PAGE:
I’m finding some interesting arguments on the topic. This one from Washington State that says chartered cities like Sioux Falls could implement the rule, especially for APPOINTED positions (Like City Attorney, Finance director, etc);
Most cities probably do not have residency requirements for their employees, even if they can.Â Is it a good idea to require residency?Â Residency helps build a bond between employees andÂ the community they serve.Â The public may expectÂ city employees face the same restrictions, taxes, policies that they do, and that’s only possible if employees live within the same community where they work.Â On the other hand, requiring residency limits the size of the pool from which good employees come â€“ probably the strongest argument against requiring residency.Â The smaller the city, of course, the more that becomes an issue. Ultimately, it is a policy decision, one that needs to be carefully considered.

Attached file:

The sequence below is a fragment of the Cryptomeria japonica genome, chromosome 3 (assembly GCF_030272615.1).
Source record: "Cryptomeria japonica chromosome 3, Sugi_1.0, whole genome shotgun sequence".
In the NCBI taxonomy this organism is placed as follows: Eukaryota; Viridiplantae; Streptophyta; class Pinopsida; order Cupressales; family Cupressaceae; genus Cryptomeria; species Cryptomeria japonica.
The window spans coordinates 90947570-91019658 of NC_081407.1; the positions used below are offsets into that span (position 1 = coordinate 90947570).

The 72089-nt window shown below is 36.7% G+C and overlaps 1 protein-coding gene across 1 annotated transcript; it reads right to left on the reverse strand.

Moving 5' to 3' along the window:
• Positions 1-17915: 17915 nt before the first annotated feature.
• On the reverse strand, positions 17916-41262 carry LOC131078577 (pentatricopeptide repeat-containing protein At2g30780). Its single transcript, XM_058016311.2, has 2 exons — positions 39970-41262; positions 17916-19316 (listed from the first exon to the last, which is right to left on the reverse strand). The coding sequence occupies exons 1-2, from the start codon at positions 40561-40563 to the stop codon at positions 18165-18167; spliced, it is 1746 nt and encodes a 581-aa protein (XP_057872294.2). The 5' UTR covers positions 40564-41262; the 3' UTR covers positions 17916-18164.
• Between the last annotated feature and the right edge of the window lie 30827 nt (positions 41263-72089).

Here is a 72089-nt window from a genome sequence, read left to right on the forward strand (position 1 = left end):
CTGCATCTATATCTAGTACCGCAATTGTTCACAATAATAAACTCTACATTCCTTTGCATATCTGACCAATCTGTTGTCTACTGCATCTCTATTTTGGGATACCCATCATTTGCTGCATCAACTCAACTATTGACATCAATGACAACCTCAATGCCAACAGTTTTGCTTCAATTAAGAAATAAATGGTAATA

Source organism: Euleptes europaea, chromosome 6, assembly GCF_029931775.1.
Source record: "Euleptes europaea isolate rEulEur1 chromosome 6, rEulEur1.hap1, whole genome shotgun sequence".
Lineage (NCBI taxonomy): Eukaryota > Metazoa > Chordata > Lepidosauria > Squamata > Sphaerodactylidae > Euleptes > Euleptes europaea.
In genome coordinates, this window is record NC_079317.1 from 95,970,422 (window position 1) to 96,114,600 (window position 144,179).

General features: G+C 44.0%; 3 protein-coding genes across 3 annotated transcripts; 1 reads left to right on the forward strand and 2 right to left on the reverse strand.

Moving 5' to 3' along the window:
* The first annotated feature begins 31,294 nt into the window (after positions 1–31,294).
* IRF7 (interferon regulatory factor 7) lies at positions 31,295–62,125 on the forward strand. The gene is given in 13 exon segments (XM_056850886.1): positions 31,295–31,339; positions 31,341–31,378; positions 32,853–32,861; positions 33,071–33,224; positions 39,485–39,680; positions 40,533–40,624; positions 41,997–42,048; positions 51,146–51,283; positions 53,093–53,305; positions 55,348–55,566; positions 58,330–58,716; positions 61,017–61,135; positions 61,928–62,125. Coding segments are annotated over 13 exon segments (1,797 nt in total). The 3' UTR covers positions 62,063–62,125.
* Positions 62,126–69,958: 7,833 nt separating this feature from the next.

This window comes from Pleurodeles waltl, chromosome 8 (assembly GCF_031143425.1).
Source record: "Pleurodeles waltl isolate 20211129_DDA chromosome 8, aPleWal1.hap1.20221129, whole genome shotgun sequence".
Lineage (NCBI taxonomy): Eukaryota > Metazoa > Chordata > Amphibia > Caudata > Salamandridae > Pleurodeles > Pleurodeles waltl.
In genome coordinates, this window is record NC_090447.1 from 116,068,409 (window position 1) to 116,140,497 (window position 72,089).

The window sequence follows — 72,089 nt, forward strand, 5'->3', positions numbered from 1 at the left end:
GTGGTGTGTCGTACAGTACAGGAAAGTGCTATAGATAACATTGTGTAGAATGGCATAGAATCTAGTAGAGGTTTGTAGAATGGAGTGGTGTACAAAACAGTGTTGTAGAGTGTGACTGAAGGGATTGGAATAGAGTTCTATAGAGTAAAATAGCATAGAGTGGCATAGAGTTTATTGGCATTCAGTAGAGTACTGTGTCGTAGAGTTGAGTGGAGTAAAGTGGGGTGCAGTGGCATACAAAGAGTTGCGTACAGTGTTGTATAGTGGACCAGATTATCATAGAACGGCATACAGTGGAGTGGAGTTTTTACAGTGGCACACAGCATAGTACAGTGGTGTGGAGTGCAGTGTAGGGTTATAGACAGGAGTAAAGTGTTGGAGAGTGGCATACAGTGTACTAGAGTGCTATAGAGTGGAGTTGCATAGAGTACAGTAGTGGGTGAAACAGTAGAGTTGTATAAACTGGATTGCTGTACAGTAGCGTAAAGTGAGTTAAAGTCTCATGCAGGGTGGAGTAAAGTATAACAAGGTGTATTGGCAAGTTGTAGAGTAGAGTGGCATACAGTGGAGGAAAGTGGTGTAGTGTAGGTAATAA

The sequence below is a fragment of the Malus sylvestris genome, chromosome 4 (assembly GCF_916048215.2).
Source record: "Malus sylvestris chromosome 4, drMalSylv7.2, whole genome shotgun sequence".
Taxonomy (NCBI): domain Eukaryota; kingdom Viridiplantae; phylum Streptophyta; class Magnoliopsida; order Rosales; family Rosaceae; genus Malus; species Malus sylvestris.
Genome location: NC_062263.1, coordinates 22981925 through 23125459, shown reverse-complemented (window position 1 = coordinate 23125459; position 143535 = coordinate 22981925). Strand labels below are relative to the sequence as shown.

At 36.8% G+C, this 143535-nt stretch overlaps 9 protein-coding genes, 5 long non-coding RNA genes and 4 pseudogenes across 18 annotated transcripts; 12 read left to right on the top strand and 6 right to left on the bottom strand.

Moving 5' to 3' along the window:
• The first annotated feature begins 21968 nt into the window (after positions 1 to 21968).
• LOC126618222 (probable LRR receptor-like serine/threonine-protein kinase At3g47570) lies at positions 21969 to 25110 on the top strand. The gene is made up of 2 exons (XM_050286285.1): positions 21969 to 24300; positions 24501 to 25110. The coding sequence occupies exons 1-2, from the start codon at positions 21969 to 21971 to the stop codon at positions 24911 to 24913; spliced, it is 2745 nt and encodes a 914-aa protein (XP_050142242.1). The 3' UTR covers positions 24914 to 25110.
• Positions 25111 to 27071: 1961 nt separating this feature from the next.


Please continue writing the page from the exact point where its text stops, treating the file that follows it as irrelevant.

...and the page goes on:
Finally, note that, if the affected employees of a proposed residency or response time requirement are members of a union, this would be a matter that would need to be bargained.
Elected officials must maintain a city residency. Under the Minnesota Constitution, a candidate must live in the city for at least 30 days before a city election in order to serve as a mayor or councilmember. If a mayor or councilmember fails to maintain a city residency, state statute provides that a vacancy in office is created.
There are a ton of reasons for and against, I guess my argument would be ‘customer service’. Wouldn’t a city employee who lives in that community have more pride in the job they do? This would be an interesting debate to take up with the Charter Revision Commission and a possible ordinance change.